The streets were packed as people chatted noisily, discussing the race. We worked our way through the crowd before finally squeezing into a lively and expectant pub that was packed tight. At this stage it was standing room only and we slowly worked our way to the bar and got a bird’s eye view of the television. With an hour to go before the big event the noise level was deafening as the new athletics experts discussed the only topic on everyone’s lips.
‘Course he’ll do it,’ said a guy beside me a confident grin showing from behind the two creamy pints he was passing back to a friend. I nodded agreement, let him pass, and caught the barman’s eye.
The excitement grew intensely with sporadic bursts of ‘Come on Cocker’ filling the smoky bar. The atmosphere was electric and the crowd went wild when the TV screen switched to show the racetrack and the image of Coughlan in his green vest. More shouts and whoops of encouragement rent the air and the crowd seemed to push forward to be nearer their hero.
The camera moved slowly along showing each runner in turn and we cheered when Coughlan grinned. Soon, not soon enough, the runners took their marks at the starting line – everything was ready to go.
The pub fell silent.
Everyone seemed to stop breathing as the runners leaned forward, shook the last ounce of tension from the hands, and waited.
There was aloud explosion and the crowd jumped as one when the starter fired his gun.
What happened next was truly unbelievable; a moment of high farce if ever there was one! As the runners took the first bend a guy sitting beneath the television, stood up heading for the toilet, and stumbled backwards. He stuck out his hand to steady himself but only managed to knock the TV switch to off in the process. The crowd was stunned, looking at the blank screen and wondering if the world had ended. Howls and screams of fury rang out in the madness before the pub owner scampered athletically over the counter, stretched full length over a group of shaking heads, and hit the button. Slowly, desperately slowly, the picture came back and the race continued and Cocker ran like a man possessed. We shouted, screamed, cried out and his name as if our lives depended on it, but sadly it was not enough. Our man was denied, but not before he left us an unforgettable memory of that long, hot summer.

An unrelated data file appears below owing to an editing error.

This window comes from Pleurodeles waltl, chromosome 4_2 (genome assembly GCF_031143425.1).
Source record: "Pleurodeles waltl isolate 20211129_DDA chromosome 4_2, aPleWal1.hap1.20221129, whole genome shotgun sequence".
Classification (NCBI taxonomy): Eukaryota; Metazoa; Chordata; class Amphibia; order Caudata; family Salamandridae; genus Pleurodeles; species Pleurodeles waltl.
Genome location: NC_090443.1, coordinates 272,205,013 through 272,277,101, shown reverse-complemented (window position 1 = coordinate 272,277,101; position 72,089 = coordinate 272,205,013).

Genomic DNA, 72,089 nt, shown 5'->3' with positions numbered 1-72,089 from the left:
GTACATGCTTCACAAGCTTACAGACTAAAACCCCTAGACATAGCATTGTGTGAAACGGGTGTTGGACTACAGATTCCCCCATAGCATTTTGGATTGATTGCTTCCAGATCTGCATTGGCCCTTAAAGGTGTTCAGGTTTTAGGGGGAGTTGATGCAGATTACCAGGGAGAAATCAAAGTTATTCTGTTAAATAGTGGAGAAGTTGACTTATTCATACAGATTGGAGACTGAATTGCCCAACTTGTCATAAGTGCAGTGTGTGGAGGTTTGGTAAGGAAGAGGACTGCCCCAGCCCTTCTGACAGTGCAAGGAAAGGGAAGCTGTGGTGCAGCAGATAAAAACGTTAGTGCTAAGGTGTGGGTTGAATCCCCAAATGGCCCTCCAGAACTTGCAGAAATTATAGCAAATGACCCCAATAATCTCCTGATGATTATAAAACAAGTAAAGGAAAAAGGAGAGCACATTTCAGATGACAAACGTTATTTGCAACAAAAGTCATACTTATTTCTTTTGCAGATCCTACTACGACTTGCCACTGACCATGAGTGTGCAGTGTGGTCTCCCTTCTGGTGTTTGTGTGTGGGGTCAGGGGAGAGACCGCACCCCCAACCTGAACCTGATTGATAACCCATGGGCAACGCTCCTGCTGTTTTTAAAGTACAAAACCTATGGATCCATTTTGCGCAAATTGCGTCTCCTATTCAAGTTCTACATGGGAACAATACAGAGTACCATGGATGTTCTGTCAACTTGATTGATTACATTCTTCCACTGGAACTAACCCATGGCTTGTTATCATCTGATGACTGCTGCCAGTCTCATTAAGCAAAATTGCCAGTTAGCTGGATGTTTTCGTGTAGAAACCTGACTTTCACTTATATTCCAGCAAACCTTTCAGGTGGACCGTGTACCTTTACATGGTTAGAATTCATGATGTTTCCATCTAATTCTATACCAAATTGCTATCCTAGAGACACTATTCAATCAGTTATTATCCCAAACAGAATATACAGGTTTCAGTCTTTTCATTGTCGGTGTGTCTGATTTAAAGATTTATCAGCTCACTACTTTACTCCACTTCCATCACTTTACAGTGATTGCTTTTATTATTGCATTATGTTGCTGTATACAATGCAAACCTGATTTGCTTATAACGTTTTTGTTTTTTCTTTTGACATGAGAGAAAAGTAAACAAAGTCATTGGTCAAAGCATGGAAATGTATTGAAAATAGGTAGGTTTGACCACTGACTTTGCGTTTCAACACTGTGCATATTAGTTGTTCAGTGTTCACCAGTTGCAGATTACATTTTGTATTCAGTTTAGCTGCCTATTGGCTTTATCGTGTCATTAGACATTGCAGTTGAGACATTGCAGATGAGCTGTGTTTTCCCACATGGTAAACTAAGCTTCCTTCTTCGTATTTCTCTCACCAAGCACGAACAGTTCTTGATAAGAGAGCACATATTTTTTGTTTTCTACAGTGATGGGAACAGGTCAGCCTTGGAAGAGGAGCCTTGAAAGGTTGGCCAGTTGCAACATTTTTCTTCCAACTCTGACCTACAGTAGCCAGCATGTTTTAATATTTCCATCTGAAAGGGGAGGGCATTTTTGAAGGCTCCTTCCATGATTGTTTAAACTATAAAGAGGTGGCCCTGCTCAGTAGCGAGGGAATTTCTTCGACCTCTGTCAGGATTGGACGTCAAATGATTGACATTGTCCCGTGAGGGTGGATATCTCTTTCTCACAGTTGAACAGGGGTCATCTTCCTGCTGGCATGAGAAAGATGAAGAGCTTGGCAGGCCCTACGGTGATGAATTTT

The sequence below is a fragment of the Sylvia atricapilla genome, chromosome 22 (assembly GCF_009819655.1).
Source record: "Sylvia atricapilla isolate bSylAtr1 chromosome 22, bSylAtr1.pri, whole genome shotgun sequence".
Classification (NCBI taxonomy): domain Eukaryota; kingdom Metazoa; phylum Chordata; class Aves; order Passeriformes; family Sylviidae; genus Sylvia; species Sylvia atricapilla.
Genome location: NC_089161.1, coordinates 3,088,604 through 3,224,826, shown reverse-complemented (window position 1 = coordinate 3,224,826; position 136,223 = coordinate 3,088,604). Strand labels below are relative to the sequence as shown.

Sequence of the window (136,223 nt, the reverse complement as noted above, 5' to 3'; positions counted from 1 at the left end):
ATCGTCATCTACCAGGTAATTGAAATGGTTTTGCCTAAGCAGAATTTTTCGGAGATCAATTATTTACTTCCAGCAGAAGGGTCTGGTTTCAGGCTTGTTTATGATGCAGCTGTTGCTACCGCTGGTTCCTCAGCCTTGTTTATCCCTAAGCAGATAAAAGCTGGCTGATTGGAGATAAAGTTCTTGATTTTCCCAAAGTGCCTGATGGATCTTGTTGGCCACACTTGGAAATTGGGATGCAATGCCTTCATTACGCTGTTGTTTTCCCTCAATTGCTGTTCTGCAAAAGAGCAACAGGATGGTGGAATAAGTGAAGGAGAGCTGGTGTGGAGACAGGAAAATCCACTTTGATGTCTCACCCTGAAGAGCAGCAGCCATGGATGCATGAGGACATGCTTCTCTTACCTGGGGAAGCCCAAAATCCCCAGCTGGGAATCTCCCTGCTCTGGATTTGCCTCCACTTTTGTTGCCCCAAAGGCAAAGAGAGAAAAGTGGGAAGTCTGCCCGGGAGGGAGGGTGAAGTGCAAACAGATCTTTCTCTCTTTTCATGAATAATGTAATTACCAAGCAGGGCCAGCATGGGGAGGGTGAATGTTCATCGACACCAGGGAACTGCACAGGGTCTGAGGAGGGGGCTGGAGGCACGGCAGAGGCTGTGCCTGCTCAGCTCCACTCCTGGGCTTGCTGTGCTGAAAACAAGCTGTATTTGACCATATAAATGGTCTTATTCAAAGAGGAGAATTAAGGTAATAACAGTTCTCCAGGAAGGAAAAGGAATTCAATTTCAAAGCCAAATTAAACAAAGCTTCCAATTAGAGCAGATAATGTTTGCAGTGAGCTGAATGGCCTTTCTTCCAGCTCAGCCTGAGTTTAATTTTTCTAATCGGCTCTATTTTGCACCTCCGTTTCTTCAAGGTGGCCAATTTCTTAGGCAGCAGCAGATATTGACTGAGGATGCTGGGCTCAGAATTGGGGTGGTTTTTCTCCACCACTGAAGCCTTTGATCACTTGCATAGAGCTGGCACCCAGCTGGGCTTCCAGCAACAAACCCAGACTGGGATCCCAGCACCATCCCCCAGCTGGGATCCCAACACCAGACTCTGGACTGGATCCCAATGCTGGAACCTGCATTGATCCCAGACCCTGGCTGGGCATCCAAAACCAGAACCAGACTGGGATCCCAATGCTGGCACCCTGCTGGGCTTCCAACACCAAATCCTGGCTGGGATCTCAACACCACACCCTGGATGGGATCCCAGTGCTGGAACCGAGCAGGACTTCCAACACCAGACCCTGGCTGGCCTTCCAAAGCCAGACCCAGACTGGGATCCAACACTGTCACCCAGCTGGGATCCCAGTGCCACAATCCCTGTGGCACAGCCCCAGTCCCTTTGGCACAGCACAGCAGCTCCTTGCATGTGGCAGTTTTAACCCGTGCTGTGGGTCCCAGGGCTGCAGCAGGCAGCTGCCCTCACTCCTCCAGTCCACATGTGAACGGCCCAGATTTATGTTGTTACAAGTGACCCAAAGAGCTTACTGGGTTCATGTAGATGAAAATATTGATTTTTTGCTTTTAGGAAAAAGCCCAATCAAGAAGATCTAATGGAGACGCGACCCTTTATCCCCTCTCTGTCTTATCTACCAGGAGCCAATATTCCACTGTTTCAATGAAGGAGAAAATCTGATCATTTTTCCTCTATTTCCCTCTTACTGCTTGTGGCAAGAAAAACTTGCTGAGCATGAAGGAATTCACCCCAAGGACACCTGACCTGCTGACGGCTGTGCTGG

What a fabulous sky – such blueness. This is a photo taken on Sandymount Strand a while ago, and most definitely, not inthe last week. The weather has been only so-so and sometimes downright abysmal that the thought of a such a blue sky is almost painful. It’s so long since we’ve had one that we in danger of having to refer to images and memories for a fix. But not so long ago I took some video (on my phone) and you can see what a nice place it is. It was along these sands that Stephen Dedalus in James Joyce’s book Ulysses (Episode 3, Proteus) walks early on Bloomsday and ponders life and the material world, just as strollers and joggers do each day.
I was in Sweny’s Chemist recently and the smell of lemon soap was strong and wonderful. In James Joyce’s most famous book, Ulysses, the main character, Leopold Bloom, enters the old shop and buys a bar of lemon soap and carries it in his pocket like a talisman throughout the day (now celebrated worldwide as Bloomsday, June 16). Although no longer a chemist shop, you can still buy a bar of lemon soap and sample the atmosphere that Joyce and his contemporaries were familiar with. The shop is unchanged and is a ‘must see’ for all Joycean fans. And for those not so literary specific it is a great chance to open the front door and step back in time. The fittings, glass jars and many uncollected prescriptions give the place an air of authenticity that is unique and memorable. Readings of Joyce’s books are held each week and are free and open to visitors – enjoy!